Jan 16, 2009


DTMF tones are the tones that are generated when a telephone key is pressed on a touchtone phone. Sometimes the called endpoint needs to hear those tones, such as when you enter digits during the call in response to a menu. Low-bandwidth codecs can distort the sound, however. DTMF relay allows that tone information to be reliably passed from one endpoint to the other. By default, SIP uses in-band signaling, sending the DTMF information in the voice stream. However, you can configure it to use RTP-NTE, SIP INFO messages, SIP NOTIFY messages, or KPML for transmitting DTMF tone information.

RTP-NTE is an in-band DTMF relay method, which uses RTP Named Telephony Event (NTE) packets to carry DTMF information instead of voice.
If RTP-NTE is configured, SDP is used to negotiate the payload type value for NTE packets and the events that will be sent using NTE.

RTP-NTE can cause problems communicating with SCCP phones, which use only out-of-band DTMF relay. In a CallManager 4.x network with SCCP phones, you must provision an MTP for calls that traverse the SIP trunk. This MTP translates between in-band and out-of-band DTMF signals. You must configure a separate MTP for each side of the SIP trunk. You can do this MTP in hardware, or in software on CallManager.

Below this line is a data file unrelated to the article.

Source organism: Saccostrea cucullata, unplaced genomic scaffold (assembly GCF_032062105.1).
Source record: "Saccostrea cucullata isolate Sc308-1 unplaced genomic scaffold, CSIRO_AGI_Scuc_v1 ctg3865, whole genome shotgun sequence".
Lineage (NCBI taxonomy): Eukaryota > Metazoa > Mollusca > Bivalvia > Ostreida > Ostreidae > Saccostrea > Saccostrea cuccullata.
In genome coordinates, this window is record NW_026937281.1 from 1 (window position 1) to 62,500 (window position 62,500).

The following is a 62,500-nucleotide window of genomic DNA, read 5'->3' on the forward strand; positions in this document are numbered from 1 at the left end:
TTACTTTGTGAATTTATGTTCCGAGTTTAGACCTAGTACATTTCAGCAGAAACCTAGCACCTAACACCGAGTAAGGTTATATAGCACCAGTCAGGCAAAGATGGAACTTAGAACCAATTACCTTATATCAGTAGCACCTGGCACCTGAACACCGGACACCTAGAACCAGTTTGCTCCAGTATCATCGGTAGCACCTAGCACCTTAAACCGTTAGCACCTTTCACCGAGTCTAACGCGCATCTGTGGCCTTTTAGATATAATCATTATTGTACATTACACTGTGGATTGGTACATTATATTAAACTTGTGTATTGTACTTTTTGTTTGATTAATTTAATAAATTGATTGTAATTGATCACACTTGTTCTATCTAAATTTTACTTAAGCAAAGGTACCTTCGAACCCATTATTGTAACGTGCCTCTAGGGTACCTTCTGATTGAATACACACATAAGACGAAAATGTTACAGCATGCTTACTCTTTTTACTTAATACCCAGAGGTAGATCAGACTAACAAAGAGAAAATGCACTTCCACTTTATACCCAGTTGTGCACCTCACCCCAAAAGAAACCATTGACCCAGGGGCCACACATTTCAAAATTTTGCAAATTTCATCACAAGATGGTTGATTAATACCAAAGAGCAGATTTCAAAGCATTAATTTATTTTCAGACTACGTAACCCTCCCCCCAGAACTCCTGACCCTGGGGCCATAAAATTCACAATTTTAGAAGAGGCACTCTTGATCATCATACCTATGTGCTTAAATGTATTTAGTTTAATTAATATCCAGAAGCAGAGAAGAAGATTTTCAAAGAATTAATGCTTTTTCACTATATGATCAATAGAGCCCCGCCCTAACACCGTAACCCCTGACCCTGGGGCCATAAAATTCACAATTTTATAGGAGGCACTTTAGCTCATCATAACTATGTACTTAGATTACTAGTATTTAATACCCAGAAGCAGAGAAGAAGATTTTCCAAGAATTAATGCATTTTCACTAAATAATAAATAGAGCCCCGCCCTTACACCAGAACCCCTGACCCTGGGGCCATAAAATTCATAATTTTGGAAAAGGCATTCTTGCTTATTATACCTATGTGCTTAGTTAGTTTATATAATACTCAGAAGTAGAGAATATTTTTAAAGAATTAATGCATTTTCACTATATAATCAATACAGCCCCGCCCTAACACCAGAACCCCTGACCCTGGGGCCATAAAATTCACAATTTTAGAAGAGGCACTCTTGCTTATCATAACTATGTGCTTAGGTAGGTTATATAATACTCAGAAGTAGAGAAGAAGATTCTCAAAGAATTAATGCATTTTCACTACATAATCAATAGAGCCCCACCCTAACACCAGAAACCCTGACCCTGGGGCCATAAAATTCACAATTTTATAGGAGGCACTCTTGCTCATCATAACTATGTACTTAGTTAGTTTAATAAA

Cisco has two out-of-band procedures for DTMF relay. One uses SIP INFO methods, and the other uses SIP NOTIFY methods.
The SIP INFO method sends DTMF digits in INFO messages. It is always enabled. When a gateway receives an INFO message containing DTMF relay information, it sends the corresponding tone.

NOTIFY-based out-of-band DTMF relay is negotiated by including a Call-Info field in the SIP INVITE and response messages. This field indicates an ability to use NOTIFY for DTMF tones and the duration of each tone in milliseconds. Using this method can help SIP gateways interoperate with Skinny phones. You can also use it for analog phones that are connected to Foreign Exchange Station (FXS) ports on the gateway.

When a DTMF tone is generated, the gateway sends a NOTIFY message to the terminating gateway. When that gateways receives the NOTIFY, it responds with SIP 200 OK and plays the DTMF tone. To configure the DTMF relay type, use the dtmf-relay command in dial-peer configuration mode. To optionally configure the interval between NOTIFY messages for a single DTMF event, use the notify telephone-event max-duration milliseconds command in SIP UA configuration mode. The default is 2000 msec; the lowest value between two SIP peers is the one chosen.